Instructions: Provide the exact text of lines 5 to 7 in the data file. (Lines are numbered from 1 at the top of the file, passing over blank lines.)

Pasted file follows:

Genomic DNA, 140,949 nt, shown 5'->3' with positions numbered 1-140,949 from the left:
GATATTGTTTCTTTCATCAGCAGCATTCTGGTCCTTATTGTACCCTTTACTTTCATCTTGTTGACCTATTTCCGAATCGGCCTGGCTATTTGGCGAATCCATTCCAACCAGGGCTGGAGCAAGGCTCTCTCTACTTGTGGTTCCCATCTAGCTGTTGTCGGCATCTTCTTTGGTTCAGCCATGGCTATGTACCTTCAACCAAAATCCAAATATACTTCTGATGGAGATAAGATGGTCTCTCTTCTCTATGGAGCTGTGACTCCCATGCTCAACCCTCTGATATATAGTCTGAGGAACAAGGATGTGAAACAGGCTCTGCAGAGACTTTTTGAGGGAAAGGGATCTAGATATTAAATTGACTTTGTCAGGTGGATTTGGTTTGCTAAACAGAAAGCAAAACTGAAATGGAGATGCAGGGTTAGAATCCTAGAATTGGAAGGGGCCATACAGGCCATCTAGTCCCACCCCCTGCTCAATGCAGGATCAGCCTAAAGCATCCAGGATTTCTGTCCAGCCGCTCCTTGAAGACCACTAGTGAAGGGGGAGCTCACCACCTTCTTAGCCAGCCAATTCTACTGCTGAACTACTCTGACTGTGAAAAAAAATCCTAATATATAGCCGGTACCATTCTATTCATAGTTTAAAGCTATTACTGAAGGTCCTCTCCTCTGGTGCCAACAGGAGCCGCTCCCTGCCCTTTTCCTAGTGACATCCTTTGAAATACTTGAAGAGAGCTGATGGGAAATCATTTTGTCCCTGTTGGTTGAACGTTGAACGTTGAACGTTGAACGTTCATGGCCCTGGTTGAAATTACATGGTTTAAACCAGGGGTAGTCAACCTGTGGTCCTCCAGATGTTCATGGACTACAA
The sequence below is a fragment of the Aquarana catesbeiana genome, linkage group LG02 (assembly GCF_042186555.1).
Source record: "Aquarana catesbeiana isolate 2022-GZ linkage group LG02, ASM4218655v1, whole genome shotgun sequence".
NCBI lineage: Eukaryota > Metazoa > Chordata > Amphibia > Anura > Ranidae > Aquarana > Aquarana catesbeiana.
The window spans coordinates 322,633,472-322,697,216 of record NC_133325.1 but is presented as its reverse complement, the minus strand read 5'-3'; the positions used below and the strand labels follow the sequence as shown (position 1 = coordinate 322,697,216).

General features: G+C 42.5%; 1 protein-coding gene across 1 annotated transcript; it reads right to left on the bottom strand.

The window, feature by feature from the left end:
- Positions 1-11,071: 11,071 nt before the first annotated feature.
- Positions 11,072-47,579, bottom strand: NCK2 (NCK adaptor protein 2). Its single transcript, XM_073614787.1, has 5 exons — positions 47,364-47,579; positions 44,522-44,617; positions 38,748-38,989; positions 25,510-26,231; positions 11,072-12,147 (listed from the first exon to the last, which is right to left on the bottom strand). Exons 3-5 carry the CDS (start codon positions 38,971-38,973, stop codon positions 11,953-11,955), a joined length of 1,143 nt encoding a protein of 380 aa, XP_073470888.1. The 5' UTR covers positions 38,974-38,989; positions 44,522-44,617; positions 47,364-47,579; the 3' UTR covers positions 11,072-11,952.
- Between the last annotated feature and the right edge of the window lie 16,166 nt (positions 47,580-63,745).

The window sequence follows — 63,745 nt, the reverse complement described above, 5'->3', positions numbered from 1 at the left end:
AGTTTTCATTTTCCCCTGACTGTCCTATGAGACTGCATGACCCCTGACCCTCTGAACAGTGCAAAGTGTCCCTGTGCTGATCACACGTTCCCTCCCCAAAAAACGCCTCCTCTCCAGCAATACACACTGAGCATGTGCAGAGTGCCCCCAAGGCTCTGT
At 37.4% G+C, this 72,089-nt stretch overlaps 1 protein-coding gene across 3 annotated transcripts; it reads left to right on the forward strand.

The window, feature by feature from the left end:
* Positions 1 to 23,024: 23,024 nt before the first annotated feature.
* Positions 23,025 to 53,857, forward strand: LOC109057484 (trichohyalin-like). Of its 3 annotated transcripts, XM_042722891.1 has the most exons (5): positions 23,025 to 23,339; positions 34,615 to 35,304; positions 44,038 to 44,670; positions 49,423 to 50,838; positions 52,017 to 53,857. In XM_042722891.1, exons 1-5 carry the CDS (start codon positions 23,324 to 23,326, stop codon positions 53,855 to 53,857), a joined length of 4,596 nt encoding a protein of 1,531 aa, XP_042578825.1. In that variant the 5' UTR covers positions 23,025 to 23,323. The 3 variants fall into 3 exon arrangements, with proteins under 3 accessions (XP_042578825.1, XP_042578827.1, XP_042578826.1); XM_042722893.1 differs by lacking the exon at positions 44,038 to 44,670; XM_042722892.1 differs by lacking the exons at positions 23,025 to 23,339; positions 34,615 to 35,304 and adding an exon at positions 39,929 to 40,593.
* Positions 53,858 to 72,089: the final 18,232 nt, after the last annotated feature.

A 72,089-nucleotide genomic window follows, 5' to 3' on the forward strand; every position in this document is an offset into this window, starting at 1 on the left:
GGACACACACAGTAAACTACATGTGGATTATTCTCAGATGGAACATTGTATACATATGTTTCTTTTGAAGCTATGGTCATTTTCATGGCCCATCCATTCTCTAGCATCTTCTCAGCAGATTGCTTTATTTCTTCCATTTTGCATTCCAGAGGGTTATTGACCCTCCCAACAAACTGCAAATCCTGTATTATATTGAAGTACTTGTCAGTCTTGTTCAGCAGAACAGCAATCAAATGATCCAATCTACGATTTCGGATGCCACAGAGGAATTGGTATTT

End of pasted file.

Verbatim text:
NCBI lineage: Eukaryota > Metazoa > Chordata > Amphibia > Anura > Ranidae > Aquarana > Aquarana catesbeiana.
The window spans coordinates 322,633,472-322,697,216 of record NC_133325.1 but is presented as its reverse complement, the minus strand read 5'-3'; the positions used below and the strand labels follow the sequence as shown (position 1 = coordinate 322,697,216).

General features: G+C 42.5%; 1 protein-coding gene across 1 annotated transcript; it reads right to left on the bottom strand.